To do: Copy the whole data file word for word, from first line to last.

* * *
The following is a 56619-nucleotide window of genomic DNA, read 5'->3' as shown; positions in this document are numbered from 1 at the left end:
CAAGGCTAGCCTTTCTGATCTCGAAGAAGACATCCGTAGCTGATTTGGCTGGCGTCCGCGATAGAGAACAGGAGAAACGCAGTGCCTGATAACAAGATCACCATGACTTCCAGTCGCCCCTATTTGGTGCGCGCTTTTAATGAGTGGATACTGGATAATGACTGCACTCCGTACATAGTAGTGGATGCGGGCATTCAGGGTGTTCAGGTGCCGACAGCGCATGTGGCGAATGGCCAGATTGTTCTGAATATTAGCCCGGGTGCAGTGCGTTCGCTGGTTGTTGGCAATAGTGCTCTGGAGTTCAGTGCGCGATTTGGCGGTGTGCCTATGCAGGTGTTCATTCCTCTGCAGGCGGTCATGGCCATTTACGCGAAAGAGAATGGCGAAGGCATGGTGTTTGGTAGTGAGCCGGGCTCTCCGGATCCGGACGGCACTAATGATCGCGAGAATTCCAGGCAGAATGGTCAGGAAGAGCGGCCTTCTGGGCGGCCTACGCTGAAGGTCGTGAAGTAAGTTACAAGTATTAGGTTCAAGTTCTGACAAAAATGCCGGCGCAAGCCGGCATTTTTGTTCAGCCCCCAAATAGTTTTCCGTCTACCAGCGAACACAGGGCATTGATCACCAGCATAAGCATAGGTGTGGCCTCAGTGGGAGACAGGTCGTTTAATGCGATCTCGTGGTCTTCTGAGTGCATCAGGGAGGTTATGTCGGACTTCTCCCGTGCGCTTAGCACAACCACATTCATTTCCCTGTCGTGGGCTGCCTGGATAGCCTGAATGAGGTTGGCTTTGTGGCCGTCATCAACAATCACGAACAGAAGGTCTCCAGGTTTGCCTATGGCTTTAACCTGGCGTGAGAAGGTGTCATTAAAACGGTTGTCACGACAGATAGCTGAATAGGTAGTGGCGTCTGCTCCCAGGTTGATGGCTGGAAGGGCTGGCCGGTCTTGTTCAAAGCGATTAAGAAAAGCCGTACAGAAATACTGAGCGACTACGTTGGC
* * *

The following is a 56619-nucleotide window of genomic DNA, read 5'->3' as shown; positions in this document are numbered from 1 at the left end:
CAAGGCTAGCCTTTCTGATCTCGAAGAAGACATCCGTAGCTGATTTGGCTGGCGTCCGCGATAGAGAACAGGAGAAACGCAGTGCCTGATAACAAGATCACCATGACTTCCAGTCGCCCCTATTTGGTGCGCGCTTTTAATGAGTGGATACTGGATAATGACTGCACTCCGTACATAGTAGTGGATGCGGGCATTCAGGGTGTTCAGGTGCCGACAGCGCATGTGGCGAATGGCCAGATTGTTCTGAATATTAGCCCGGGTGCAGTGCGTTCGCTGGTTGTTGGCAATAGTGCTCTGGAGTTCAGTGCGCGATTTGGCGGTGTGCCTATGCAGGTGTTCATTCCTCTGCAGGCGGTCATGGCCATTTACGCGAAAGAGAATGGCGAAGGCATGGTGTTTGGTAGTGAGCCGGGCTCTCCGGATCCGGACGGCACTAATGATCGCGAGAATTCCAGGCAGAATGGTCAGGAAGAGCGGCCTTCTGGGCGGCCTACGCTGAAGGTCGTGAAGTAAGTTACAAGTATTAGGTTCAAGTTCTGACAAAAATGCCGGCGCAAGCCGGCATTTTTGTTCAGCCCCCAAATAGTTTTCCGTCTACCAGCGAACACAGGGCATTGATCACCAGCATAAGCATAGGTGTGGCCTCAGTGGGAGACAGGTCGTTTAATGCGATCTCGTGGTCTTCTGAGTGCATCAGGGAGGTTATGTCGGACTTCTCCCGTGCGCTTAGCACAACCACATTCATTTCCCTGTCGTGGGCTGCCTGGATAGCCTGAATGAGGTTGGCTTTGTGGCCGTCATCAACAATCACGAACAGAAGGTCTCCAGGTTTGCCTATGGCTTTAACCTGGCGTGAGAAGGTGTCATTAAAACGGTTGTCACGACAGATAGCTGAATAGGTAGTGGCGTCTGCTCCCAGGTTGATGGCTGGAAGGGCTGGCCGGTCTTGTTCAAAGCGATTAAGAAAAGCCGTACAGAAATACTGAGCGACTACGTTGGC